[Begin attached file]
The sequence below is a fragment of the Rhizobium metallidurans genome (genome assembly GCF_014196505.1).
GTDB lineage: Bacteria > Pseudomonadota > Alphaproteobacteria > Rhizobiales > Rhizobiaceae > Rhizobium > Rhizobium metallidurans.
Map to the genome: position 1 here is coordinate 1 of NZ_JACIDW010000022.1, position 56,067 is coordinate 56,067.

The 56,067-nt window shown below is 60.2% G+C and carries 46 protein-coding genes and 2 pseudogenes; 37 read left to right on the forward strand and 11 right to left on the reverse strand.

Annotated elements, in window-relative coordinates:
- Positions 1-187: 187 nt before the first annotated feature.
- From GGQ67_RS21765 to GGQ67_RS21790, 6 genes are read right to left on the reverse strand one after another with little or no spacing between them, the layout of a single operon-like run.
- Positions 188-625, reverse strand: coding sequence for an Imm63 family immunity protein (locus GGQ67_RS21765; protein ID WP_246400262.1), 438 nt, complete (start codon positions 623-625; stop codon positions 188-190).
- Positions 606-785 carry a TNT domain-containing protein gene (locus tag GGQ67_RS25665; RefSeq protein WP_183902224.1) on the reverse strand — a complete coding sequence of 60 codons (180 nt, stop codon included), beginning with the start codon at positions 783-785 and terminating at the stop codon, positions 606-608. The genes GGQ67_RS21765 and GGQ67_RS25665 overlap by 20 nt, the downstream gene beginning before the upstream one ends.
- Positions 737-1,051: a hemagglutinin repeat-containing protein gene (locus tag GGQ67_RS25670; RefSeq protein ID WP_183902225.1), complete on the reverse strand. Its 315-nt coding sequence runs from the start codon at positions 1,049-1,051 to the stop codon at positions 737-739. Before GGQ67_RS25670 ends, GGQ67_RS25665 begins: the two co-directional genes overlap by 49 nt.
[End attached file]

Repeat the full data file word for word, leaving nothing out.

The sequence below is a fragment of the Rhizobium metallidurans genome (genome assembly GCF_014196505.1).
GTDB lineage: Bacteria > Pseudomonadota > Alphaproteobacteria > Rhizobiales > Rhizobiaceae > Rhizobium > Rhizobium metallidurans.
Map to the genome: position 1 here is coordinate 1 of NZ_JACIDW010000022.1, position 56,067 is coordinate 56,067.

The 56,067-nt window shown below is 60.2% G+C and carries 46 protein-coding genes and 2 pseudogenes; 37 read left to right on the forward strand and 11 right to left on the reverse strand.

Annotated elements, in window-relative coordinates:
- Positions 1-187: 187 nt before the first annotated feature.
- From GGQ67_RS21765 to GGQ67_RS21790, 6 genes are read right to left on the reverse strand one after another with little or no spacing between them, the layout of a single operon-like run.
- Positions 188-625, reverse strand: coding sequence for an Imm63 family immunity protein (locus GGQ67_RS21765; protein ID WP_246400262.1), 438 nt, complete (start codon positions 623-625; stop codon positions 188-190).
- Positions 606-785 carry a TNT domain-containing protein gene (locus tag GGQ67_RS25665; RefSeq protein WP_183902224.1) on the reverse strand — a complete coding sequence of 60 codons (180 nt, stop codon included), beginning with the start codon at positions 783-785 and terminating at the stop codon, positions 606-608. The genes GGQ67_RS21765 and GGQ67_RS25665 overlap by 20 nt, the downstream gene beginning before the upstream one ends.
- Positions 737-1,051: a hemagglutinin repeat-containing protein gene (locus tag GGQ67_RS25670; RefSeq protein ID WP_183902225.1), complete on the reverse strand. Its 315-nt coding sequence runs from the start codon at positions 1,049-1,051 to the stop codon at positions 737-739. Before GGQ67_RS25670 ends, GGQ67_RS25665 begins: the two co-directional genes overlap by 49 nt.